Photo/IllutrationHundreds of police officers try to control counter protesters who gathered in Kawasaki on July 16 to stop a demonstration planned by a group known for staging xenophobic rallies. (Kotaro Ebara)

KAWASAKI--A small group known for staging xenophobic demonstrations had to abruptly change plans July 16 after its members were surrounded by hundreds of counter protesters in Kawasaki.

A large number of police officers were on hand to keep the peace.

One group of Kanagawa Prefecture residents opposed to hate speech gathered near Nakahara peace park here with signs blasting bigots for their views.

Shortly after 11 a.m., a demonstration organized by a group that has called in the past for driving out Korean nationals from Japan suddenly began moving away from the park. Members of the anti-hate speech protest rushed to the demonstration site and within minutes, several hundred counter protesters had surrounded the few dozen members in the demonstration. Some counter protesters sat down to prevent the first group from leaving.

After about 10 minutes, those who came for the demonstration left the area after boarding a bus. The group apparently changed the start of its demonstration after holding consultations with local police.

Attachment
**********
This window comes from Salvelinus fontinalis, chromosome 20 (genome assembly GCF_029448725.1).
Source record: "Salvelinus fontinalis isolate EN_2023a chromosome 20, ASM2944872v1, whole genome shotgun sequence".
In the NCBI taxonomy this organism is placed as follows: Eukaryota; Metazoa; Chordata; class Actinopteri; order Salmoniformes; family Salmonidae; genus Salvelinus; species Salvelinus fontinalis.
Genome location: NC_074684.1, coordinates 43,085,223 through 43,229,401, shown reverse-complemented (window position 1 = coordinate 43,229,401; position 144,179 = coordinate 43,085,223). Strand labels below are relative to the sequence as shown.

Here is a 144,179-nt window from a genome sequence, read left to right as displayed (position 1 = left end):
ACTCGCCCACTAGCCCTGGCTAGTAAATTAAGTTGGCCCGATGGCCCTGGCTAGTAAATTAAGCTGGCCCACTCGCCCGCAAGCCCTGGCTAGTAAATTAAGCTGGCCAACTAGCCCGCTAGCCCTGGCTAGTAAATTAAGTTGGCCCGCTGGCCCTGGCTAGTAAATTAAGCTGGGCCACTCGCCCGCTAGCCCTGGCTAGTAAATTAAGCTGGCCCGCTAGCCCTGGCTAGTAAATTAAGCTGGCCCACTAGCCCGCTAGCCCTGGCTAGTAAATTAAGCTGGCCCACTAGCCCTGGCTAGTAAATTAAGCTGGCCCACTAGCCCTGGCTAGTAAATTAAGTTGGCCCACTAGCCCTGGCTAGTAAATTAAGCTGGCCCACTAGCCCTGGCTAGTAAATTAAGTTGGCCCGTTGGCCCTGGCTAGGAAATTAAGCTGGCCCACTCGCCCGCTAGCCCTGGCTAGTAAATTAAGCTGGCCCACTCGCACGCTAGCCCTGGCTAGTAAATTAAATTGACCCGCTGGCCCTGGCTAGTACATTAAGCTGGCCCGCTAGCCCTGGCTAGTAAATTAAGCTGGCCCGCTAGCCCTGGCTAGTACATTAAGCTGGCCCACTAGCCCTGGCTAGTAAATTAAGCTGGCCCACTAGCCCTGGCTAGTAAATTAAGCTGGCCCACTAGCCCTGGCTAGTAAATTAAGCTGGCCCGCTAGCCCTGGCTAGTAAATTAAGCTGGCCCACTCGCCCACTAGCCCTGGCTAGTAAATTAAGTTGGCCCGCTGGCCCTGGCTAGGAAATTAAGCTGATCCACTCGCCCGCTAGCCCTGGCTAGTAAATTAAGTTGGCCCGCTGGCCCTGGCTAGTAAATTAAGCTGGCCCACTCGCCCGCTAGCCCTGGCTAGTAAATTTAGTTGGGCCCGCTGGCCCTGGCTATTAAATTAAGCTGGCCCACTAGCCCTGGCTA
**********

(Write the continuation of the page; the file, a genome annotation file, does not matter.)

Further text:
Police officers tried to reason with the first group and remind the members of a new law that makes hate speech illegal. However, group members said that demonstrating was a basic right and they were not engaging in hate speech.

Some of the counter protesters turned their ire on police officers for allowing the demonstration to begin in the first place.

The anti-Korean group has had demonstrations in Kawasaki called off in the past due to temporary injunctions issued by a local court.

In addition, in June 2016, shortly after the anti-hate speech law took effect, some of the members involved in the latest demonstration planned a protest in Kawasaki, but it had to be called off shortly after it began when hundreds of counter protesters surrounded the demonstrators.

The Kawasaki city government is planning to enforce guidelines to prevent hate speech from March 2018.

Choi Kang-ija, 44, a ethnic Korean living in Kawasaki, said, "We will not lose. Through administrative measures and legal revisions, it will become impossible to engage in hate speech."

(This article was written by Kazuya Ito and Takeshi Kawai.)